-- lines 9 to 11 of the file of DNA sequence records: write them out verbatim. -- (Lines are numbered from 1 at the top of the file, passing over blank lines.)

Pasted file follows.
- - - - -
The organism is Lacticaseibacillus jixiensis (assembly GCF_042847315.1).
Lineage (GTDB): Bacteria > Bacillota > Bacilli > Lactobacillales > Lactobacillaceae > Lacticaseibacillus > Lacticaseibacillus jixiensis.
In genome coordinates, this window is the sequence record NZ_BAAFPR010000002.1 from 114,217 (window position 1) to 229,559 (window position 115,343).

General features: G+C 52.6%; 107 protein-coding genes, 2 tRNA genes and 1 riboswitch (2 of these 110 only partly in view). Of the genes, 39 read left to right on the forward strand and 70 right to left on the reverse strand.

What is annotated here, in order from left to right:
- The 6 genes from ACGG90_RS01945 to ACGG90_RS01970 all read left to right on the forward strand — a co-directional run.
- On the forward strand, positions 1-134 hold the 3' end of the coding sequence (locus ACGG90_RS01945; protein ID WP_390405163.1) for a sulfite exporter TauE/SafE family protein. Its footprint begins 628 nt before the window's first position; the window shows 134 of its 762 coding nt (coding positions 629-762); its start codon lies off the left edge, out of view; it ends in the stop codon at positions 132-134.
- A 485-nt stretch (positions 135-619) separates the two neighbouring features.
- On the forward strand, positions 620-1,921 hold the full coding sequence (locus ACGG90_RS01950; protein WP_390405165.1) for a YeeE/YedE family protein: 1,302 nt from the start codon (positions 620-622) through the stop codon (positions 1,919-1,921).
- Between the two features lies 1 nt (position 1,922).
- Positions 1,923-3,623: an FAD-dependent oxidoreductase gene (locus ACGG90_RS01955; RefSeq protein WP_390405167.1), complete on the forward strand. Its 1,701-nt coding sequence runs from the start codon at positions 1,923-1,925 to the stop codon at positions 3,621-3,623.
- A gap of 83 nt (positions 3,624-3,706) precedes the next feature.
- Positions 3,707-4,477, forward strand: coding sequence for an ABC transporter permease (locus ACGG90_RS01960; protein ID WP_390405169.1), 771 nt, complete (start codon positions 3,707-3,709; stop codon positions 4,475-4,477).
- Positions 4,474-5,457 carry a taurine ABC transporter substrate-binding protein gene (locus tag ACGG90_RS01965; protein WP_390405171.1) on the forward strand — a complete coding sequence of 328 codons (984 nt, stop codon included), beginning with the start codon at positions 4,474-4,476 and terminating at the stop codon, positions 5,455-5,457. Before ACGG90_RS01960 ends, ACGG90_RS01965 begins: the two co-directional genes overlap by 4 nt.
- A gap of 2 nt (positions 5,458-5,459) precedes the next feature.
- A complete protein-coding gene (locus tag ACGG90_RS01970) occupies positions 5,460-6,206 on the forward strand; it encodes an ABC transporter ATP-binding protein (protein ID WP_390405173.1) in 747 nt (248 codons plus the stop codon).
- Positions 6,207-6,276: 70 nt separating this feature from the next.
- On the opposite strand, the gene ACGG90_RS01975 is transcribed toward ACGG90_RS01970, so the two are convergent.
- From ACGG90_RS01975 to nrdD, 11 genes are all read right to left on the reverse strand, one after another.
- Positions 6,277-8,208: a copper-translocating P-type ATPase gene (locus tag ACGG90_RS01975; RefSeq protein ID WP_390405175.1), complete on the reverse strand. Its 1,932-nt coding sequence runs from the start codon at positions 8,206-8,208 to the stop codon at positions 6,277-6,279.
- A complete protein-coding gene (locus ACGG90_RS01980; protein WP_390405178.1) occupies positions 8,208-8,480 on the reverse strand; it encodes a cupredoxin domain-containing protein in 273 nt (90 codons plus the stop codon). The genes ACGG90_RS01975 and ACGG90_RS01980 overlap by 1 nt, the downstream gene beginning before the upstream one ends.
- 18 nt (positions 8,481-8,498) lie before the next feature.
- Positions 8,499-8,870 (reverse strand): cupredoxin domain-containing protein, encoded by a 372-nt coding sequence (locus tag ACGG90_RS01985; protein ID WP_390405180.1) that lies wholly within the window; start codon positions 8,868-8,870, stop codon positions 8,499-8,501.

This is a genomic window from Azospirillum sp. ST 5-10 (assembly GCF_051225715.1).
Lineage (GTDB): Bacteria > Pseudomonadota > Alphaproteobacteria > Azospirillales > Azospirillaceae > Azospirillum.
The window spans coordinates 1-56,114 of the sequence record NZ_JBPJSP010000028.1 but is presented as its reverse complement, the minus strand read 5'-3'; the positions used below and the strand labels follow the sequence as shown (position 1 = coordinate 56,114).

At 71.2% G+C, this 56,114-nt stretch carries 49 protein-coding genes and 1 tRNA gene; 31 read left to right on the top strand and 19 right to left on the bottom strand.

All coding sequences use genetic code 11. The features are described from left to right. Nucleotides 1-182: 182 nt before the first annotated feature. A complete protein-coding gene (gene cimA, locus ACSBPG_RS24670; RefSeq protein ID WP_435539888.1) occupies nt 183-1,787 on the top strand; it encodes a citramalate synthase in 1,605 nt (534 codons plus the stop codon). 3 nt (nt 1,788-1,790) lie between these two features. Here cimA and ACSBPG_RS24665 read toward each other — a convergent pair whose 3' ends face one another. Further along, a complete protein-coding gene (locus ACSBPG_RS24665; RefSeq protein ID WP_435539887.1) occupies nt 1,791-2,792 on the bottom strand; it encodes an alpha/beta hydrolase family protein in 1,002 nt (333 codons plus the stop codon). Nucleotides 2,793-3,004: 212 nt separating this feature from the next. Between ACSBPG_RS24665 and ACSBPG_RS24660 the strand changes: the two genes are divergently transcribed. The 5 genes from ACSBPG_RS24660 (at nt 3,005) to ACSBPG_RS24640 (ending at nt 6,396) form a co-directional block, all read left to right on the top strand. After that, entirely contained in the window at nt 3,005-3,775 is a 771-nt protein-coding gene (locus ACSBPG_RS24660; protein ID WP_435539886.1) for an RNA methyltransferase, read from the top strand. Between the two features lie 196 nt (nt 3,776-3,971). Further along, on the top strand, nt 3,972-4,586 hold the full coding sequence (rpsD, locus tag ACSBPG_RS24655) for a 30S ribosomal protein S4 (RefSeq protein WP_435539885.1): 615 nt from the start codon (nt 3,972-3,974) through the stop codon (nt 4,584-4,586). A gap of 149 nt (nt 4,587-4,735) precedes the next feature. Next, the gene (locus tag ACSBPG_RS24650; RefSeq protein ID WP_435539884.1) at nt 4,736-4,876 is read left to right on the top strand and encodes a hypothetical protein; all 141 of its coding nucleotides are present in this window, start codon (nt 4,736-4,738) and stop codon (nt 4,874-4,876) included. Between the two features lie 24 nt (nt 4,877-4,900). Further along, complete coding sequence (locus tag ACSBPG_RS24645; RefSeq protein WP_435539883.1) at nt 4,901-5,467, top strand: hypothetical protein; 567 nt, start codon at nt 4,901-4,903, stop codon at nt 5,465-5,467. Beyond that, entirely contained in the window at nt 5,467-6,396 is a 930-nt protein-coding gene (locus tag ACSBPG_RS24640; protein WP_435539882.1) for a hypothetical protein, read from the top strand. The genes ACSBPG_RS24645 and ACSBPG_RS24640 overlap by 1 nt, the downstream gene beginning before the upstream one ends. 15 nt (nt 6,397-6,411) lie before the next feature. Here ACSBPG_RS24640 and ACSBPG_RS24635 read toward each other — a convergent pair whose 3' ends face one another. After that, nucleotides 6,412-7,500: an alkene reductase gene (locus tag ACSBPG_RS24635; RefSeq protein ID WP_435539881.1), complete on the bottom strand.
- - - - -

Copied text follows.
- On the forward strand, positions 620-1,921 hold the full coding sequence (locus ACGG90_RS01950; protein WP_390405165.1) for a YeeE/YedE family protein: 1,302 nt from the start codon (positions 620-622) through the stop codon (positions 1,919-1,921).
- Between the two features lies 1 nt (position 1,922).
- Positions 1,923-3,623: an FAD-dependent oxidoreductase gene (locus ACGG90_RS01955; RefSeq protein WP_390405167.1), complete on the forward strand. Its 1,701-nt coding sequence runs from the start codon at positions 1,923-1,925 to the stop codon at positions 3,621-3,623.